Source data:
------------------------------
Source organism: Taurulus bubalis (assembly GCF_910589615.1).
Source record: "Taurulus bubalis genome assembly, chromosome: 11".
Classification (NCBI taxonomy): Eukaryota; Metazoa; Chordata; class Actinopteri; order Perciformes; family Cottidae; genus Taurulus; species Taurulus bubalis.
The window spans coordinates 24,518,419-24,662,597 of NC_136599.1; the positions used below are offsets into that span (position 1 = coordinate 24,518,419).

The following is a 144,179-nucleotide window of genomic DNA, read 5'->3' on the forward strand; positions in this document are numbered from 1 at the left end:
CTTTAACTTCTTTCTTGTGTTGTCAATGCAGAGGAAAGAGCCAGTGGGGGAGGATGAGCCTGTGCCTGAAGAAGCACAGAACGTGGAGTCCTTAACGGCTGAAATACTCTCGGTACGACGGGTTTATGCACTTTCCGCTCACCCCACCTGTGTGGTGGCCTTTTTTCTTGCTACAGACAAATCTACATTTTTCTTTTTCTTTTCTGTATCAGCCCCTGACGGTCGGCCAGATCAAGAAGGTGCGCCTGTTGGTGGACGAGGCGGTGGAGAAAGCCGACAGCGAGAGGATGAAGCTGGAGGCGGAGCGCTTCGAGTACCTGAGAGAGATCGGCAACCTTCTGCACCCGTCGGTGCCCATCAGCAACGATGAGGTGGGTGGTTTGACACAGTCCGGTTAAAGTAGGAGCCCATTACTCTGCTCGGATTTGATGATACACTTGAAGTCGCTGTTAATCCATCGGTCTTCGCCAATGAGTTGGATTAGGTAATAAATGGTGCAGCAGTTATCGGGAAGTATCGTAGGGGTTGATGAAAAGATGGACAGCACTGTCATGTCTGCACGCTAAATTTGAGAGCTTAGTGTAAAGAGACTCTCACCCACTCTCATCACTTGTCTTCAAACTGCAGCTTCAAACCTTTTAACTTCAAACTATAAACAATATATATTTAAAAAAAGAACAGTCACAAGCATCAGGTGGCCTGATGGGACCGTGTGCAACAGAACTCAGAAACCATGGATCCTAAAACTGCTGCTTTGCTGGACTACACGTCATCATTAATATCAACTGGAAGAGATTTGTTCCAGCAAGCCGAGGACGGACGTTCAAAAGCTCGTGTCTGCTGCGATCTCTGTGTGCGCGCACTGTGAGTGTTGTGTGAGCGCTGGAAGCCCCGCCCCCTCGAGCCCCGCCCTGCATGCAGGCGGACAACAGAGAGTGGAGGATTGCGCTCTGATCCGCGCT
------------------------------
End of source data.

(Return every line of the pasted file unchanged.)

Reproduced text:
Source organism: Taurulus bubalis (assembly GCF_910589615.1).
Source record: "Taurulus bubalis genome assembly, chromosome: 11".
Classification (NCBI taxonomy): Eukaryota; Metazoa; Chordata; class Actinopteri; order Perciformes; family Cottidae; genus Taurulus; species Taurulus bubalis.
The window spans coordinates 24,518,419-24,662,597 of NC_136599.1; the positions used below are offsets into that span (position 1 = coordinate 24,518,419).

The following is a 144,179-nucleotide window of genomic DNA, read 5'->3' on the forward strand; positions in this document are numbered from 1 at the left end:
CTTTAACTTCTTTCTTGTGTTGTCAATGCAGAGGAAAGAGCCAGTGGGGGAGGATGAGCCTGTGCCTGAAGAAGCACAGAACGTGGAGTCCTTAACGGCTGAAATACTCTCGGTACGACGGGTTTATGCACTTTCCGCTCACCCCACCTGTGTGGTGGCCTTTTTTCTTGCTACAGACAAATCTACATTTTTCTTTTTCTTTTCTGTATCAGCCCCTGACGGTCGGCCAGATCAAGAAGGTGCGCCTGTTGGTGGACGAGGCGGTGGAGAAAGCCGACAGCGAGAGGATGAAGCTGGAGGCGGAGCGCTTCGAGTACCTGAGAGAGATCGGCAACCTTCTGCACCCGTCGGTGCCCATCAGCAACGATGAGGTGGGTGGTTTGACACAGTCCGGTTAAAGTAGGAGCCCATTACTCTGCTCGGATTTGATGATACACTTGAAGTCGCTGTTAATCCATCGGTCTTCGCCAATGAGTTGGATTAGGTAATAAATGGTGCAGCAGTTATCGGGAAGTATCGTAGGGGTTGATGAAAAGATGGACAGCACTGTCATGTCTGCACGCTAAATTTGAGAGCTTAGTGTAAAGAGACTCTCACCCACTCTCATCACTTGTCTTCAAACTGCAGCTTCAAACCTTTTAACTTCAAACTATAAACAATATATATTTAAAAAAAGAACAGTCACAAGCATCAGGTGGCCTGATGGGACCGTGTGCAACAGAACTCAGAAACCATGGATCCTAAAACTGCTGCTTTGCTGGACTACACGTCATCATTAATATCAACTGGAAGAGATTTGTTCCAGCAAGCCGAGGACGGACGTTCAAAAGCTCGTGTCTGCTGCGATCTCTGTGTGCGCGCACTGTGAGTGTTGTGTGAGCGCTGGAAGCCCCGCCCCCTCGAGCCCCGCCCTGCATGCAGGCGGACAACAGAGAGTGGAGGATTGCGCTCTGATCCGCGCT